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Following up on Qiaochu's query, one way of distinguishing a finite-dimensional V $V$ from an infinite one is that there exists a space W $W$ together with maps e: $e: W \otimes V \to kk$, f: $f: k \to V \otimes W W$ making the usual triangular equations hold(I hope it is clear what those equations are; cf. categorical adjunctions). The data (W, $(W, e, f) f)$ is uniquely determined up to canonical isomorphism, namely W $W$ is canonically isomorphic to the dual of V; $V$; the e $e$ is of course the evaluation pairing. (While it is hard to write down an explicit formula for f: $f: k \to V \otimes V^* V^*$ without referring to a basis, it is nevertheless independent of basis: is the same map no matter which basis you pick, and thus canonical.) By swapping V $V$ and W $W$ using the symmetry of the tensor, there are maps $V \otimes W \to kk$, $k \to W \otimes V V$ which exhibit V $V$ as the dual of W, $W$, hence V $V$ is canonically isomorphic to the dual of its dual.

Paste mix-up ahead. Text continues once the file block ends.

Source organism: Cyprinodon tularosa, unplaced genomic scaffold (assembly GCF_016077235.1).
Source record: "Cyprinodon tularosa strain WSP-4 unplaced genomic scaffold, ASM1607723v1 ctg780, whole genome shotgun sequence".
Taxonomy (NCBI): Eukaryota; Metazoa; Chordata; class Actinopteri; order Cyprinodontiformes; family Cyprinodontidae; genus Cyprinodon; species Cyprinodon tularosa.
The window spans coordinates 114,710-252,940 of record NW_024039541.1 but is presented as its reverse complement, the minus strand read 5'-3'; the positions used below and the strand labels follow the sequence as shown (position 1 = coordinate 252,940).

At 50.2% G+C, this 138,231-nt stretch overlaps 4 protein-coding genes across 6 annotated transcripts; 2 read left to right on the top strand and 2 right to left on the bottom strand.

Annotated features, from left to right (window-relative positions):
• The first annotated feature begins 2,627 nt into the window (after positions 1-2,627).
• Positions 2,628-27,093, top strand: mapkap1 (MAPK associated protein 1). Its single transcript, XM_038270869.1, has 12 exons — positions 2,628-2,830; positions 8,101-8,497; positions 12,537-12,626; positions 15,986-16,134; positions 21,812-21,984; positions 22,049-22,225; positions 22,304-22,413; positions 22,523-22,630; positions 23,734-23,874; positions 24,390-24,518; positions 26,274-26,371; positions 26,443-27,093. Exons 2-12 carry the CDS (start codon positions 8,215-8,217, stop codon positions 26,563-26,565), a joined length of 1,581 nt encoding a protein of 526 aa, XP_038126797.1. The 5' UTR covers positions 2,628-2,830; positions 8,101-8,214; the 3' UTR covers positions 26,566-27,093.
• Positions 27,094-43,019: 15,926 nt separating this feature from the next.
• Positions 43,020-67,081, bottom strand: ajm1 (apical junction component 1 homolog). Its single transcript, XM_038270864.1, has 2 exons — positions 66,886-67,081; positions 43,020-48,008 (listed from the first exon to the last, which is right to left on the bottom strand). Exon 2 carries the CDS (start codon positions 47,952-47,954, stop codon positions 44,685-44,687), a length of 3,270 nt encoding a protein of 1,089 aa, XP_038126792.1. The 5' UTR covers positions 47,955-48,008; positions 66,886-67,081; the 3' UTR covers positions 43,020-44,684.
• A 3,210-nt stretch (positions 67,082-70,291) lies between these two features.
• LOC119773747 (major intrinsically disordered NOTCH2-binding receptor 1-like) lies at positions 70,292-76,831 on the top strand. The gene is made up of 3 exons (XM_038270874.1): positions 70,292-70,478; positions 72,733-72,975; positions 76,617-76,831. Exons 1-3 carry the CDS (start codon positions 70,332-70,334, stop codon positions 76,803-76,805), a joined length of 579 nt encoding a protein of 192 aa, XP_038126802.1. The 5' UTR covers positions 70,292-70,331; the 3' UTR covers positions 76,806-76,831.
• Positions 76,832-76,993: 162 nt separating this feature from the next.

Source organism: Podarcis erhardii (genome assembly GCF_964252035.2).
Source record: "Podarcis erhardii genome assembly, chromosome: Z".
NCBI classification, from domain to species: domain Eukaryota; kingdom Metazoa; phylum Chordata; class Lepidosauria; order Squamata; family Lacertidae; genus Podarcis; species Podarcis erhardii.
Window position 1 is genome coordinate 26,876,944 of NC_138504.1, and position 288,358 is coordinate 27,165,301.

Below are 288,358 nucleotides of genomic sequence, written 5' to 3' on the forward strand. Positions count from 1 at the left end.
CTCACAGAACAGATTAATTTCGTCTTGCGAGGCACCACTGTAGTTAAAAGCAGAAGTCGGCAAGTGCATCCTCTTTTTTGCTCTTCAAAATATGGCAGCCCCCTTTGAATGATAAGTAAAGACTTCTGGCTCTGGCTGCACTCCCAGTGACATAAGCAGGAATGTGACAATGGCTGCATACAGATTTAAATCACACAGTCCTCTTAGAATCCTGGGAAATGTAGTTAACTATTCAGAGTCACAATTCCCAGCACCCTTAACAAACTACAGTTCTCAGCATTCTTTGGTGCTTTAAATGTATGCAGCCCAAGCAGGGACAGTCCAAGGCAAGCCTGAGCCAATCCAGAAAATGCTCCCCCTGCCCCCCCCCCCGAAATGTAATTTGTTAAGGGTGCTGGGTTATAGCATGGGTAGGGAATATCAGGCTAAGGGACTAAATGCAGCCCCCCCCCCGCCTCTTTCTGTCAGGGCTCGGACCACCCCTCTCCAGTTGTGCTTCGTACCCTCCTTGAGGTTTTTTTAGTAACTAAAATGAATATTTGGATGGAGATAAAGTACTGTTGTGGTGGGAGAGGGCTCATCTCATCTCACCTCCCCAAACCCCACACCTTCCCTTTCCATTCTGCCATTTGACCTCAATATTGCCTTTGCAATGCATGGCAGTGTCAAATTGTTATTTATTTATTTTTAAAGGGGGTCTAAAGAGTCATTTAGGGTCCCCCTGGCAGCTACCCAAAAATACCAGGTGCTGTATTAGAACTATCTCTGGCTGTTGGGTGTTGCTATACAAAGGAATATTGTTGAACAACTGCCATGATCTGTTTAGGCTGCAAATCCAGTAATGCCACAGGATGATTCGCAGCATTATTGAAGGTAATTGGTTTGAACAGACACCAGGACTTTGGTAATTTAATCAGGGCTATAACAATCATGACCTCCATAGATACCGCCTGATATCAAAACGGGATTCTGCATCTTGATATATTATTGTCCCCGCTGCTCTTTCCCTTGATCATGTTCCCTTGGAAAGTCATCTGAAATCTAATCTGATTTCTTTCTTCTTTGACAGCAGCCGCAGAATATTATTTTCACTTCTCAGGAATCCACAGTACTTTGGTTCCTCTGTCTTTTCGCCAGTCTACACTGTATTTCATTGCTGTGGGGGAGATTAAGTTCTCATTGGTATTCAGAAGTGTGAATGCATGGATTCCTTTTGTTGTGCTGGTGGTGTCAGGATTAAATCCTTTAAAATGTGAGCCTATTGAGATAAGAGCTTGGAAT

Just to be a tiny bit more explicit, the inverse to the double dual embedding $V \to V^{**} V^{**}$ would be given by

V^{**}

$$V^{\ast\ast} \to V \otimes V^* \otimes V^{**V^{\ast\ast} \to V V$$

where the description of the maps uses the data above.

1

Following up on Qiaochu's query, one way of distinguishing a finite-dimensional V from an infinite one is that there exists a space W together with maps e: W \otimes V \to k, f: k \to V \otimes W making triangular equations hold (I hope it is clear what those equations are; cf. categorical adjunctions). The data (W, e, f) is uniquely determined up to canonical isomorphism, namely W is canonically isomorphic to the dual of V; the e is of course the evaluation pairing. (While it is hard to write down an explicit formula for f: k \to V \otimes V^* without referring to a basis, it is nevertheless independent of basis: is the same map no matter which basis you pick, and thus canonical.) By swapping V and W using the symmetry of the tensor, there are maps V \otimes W \to k, k \to W \otimes V which exhibit V as the dual of W, hence V is canonically isomorphic to the dual of its dual.

Just to be a tiny bit more explicit, the inverse to the double dual embedding V \to V^{**} would be given by

V^{**} \to V \otimes V^* \otimes V^{**} \to V

where the description of the maps uses the data above.